What advice would you give to an Art Student starting out after University?
You must know what you want in life. Leaving university, a lot of us fall into this “what should I do now?” scenario because all of a sudden after 3 years in university, we don’t have time tabled classes and no assessment criteria to fulfil. From there, it’s all up to ourselves. We have to know what we want in life and work towards that goal with a short term and long term goal. Even if the plans don’t work out, it’s okay as long as you tried your best and remained focused.

Artists Statement
“My work explores the feelings of frustrations, conformity, eccentricity, dreams and ideals of everyday living by using allegorical narratives. Emotions and thoughts are very important. These two elements are the fundamentals of our everyday lives. Sometimes, they are over-consuming and complex, temporarily blinding the conscious state of mind. My work acts like a journal, projecting existing strong emotions I am feeling during the time of conceptualisation. I visually express myself with my work, unconsciously creating a contradictory state of complex emotions and simple aesthetics.”
Michelle Lee.

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Exhibition – Jos Van Hulsen – Sarah Watt – Jacqueline Flitcroft

An exhibition at Brightspace for Jos van Hulsen – Sarah Watt and Jacqueline Flitcrofts work.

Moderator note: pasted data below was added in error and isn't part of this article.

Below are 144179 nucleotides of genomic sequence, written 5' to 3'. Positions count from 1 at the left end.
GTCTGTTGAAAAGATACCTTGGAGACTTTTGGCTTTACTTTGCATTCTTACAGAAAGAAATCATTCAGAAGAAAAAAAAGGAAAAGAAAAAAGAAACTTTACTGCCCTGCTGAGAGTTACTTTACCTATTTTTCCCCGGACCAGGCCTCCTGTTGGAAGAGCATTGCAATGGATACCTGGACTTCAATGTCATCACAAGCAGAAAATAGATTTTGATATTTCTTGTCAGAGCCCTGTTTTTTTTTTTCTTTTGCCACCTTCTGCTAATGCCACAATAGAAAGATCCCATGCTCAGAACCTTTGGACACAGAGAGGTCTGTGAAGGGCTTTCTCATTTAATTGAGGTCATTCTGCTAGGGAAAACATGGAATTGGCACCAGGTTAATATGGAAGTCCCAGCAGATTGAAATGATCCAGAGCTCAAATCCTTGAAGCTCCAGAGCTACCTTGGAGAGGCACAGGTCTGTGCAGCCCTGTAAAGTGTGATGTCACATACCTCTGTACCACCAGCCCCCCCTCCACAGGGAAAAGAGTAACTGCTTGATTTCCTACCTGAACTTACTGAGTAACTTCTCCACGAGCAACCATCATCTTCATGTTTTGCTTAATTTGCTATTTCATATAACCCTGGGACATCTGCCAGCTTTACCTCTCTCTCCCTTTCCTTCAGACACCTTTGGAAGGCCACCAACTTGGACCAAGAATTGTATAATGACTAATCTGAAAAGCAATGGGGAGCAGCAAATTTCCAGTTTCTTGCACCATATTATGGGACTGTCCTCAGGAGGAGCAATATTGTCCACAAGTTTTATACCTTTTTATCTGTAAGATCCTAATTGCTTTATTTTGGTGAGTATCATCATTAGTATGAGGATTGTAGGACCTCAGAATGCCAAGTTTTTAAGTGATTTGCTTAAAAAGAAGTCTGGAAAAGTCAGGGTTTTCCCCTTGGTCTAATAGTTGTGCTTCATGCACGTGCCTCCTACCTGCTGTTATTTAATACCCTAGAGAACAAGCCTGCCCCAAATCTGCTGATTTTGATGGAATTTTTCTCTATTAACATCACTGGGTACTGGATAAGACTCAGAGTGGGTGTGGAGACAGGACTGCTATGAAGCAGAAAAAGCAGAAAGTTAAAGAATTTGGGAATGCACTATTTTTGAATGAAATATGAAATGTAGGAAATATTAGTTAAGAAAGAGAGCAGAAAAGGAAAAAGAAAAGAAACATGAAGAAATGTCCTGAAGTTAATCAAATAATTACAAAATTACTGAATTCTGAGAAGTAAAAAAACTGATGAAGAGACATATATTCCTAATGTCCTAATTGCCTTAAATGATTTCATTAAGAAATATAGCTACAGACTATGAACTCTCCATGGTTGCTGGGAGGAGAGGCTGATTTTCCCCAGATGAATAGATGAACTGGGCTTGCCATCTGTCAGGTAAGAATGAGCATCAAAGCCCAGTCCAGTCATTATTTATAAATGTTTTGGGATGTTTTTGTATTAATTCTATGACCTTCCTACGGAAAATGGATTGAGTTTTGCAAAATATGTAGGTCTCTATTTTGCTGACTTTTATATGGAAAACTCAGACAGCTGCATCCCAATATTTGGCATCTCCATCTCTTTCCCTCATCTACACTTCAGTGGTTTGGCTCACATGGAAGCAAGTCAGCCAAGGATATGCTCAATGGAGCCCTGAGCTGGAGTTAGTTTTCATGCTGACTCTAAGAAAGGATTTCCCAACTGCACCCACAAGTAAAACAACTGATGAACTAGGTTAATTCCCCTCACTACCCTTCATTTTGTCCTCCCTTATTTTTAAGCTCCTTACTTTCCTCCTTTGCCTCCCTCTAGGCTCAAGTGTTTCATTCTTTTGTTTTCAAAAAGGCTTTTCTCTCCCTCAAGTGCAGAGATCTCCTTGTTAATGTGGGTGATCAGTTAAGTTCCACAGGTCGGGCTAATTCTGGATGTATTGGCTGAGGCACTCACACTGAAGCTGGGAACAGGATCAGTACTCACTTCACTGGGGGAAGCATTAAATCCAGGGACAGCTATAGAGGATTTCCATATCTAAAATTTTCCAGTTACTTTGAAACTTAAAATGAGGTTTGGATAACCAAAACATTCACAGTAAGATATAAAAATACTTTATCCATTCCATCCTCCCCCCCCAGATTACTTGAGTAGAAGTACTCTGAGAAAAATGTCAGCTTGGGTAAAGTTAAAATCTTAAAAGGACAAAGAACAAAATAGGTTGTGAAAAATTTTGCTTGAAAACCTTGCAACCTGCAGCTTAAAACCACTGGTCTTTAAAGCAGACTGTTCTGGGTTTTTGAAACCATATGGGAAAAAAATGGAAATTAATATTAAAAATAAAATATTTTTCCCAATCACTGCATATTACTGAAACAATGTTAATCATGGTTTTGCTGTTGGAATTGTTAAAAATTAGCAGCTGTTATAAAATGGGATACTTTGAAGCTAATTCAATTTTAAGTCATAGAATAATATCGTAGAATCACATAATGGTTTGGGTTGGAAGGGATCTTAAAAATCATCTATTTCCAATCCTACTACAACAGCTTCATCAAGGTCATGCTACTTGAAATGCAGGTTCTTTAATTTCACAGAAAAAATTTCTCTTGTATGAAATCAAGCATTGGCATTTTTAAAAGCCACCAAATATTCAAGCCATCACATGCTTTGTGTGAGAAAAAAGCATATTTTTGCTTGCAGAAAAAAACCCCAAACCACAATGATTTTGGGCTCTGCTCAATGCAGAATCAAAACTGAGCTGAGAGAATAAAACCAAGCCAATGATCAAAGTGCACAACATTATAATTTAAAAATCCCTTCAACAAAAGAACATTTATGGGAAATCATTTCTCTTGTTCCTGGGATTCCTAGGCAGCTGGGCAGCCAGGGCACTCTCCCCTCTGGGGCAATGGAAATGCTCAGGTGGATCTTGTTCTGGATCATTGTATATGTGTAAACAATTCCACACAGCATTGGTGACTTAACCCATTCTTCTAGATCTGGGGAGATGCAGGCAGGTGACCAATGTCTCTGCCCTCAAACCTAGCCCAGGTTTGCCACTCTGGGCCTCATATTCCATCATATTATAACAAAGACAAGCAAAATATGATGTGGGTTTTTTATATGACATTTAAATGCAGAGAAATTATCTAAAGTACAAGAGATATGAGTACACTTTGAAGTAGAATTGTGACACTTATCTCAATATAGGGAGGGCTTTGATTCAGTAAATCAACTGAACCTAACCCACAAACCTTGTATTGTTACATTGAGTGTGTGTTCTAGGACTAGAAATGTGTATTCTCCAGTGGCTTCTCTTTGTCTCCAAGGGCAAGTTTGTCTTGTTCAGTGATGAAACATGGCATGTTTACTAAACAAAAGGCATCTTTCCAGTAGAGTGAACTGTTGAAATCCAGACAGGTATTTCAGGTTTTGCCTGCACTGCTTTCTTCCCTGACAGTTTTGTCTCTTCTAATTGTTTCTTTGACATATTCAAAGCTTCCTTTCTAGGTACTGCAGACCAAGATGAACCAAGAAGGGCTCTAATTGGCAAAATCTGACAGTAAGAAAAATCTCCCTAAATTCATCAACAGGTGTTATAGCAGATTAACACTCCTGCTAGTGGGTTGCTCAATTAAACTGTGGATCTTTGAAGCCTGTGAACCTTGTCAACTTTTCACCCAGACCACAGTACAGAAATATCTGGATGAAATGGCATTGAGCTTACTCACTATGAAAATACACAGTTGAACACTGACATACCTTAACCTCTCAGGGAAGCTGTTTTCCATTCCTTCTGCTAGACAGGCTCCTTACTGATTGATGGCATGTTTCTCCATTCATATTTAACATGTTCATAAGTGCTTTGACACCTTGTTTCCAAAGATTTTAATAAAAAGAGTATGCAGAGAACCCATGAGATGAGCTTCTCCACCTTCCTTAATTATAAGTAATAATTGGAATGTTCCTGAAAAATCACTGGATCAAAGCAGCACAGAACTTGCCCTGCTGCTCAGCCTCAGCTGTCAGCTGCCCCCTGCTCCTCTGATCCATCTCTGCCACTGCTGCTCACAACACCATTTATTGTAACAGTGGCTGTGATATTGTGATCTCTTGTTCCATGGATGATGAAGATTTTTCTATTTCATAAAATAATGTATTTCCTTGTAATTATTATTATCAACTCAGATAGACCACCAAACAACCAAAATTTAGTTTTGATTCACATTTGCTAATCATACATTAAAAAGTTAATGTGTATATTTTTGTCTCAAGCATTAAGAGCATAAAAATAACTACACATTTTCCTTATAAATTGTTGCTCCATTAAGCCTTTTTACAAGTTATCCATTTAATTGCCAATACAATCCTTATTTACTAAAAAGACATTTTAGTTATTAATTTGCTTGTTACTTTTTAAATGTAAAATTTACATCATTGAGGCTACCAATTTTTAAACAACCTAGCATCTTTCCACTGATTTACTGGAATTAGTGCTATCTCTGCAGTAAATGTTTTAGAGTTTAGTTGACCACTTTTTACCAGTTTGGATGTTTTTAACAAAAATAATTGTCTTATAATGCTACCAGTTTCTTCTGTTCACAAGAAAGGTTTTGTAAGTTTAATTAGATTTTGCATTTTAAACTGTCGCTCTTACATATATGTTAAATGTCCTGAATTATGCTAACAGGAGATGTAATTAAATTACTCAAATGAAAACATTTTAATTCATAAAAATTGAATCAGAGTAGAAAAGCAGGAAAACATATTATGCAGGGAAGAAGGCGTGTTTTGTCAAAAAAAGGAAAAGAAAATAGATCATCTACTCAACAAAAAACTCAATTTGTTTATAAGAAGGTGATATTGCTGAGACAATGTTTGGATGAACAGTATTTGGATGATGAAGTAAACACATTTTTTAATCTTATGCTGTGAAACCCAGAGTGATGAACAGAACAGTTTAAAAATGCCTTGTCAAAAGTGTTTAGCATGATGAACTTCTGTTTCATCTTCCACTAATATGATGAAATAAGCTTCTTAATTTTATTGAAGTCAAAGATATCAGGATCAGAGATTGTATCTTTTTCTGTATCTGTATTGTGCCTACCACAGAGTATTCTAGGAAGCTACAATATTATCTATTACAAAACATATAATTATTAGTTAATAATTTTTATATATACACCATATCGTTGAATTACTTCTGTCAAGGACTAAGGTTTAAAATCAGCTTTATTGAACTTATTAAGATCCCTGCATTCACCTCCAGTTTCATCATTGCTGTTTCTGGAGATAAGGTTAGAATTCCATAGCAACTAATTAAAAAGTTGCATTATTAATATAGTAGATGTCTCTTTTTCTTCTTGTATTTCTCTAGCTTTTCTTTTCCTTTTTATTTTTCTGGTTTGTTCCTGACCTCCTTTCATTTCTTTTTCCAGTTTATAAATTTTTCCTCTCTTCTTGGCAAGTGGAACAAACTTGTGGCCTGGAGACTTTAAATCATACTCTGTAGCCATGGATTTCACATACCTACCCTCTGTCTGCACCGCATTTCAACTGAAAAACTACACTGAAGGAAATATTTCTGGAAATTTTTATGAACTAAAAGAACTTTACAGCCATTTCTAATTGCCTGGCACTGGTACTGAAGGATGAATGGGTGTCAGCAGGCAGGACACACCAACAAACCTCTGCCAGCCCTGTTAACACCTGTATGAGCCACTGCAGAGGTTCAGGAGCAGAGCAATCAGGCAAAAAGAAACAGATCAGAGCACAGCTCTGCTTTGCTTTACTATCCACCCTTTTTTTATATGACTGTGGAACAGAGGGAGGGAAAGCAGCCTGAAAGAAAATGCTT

Exhibition: 26 August – 5 September 2010

Once upon a time the extraordinary polymath and talented artist Leonardo da Vinci – a true ‘Renaissance man’ – was fascinated by the possibilities of human flight and spent many an hour researching, drawing and experimenting with ways to make it happen.

Hundreds of years later, with the notion of flight taken for granted by many in today’s world, and using various means – from aeroplane, helicopter, micro-light, glider and hang-glider to sky-diving and the more recent form of base-jumping in wingsuits – the three artists in this exhibition were, in a strangely synchronous way, and before any discussions of a having a group exhibition, each producing works derived from their own interests, concerns and/or interpretations regarding the same topic.

Though they found themselves sharing certain ideas about flight – such as metamorphosis, travel, adventure, freedom, the simultaneous experience of isolation and connectedness – as themes they are somewhat subdued in the works and in the exhibition as a whole. The highlight of the exhibition is, rather, the contrast in their individual responses to the notion of flight and the ideas each of them explore in their works, which differ quite substantially. This is not only reflected in the wide range of mediums they deploy but in their processes of production – from small scale, poetic and almost intimate works on paper to large, direct and sometimes daunting sculptures. Overall it makes for an interestingly diverse exhibition that presents a rich variety of perspectives of or relating to flight…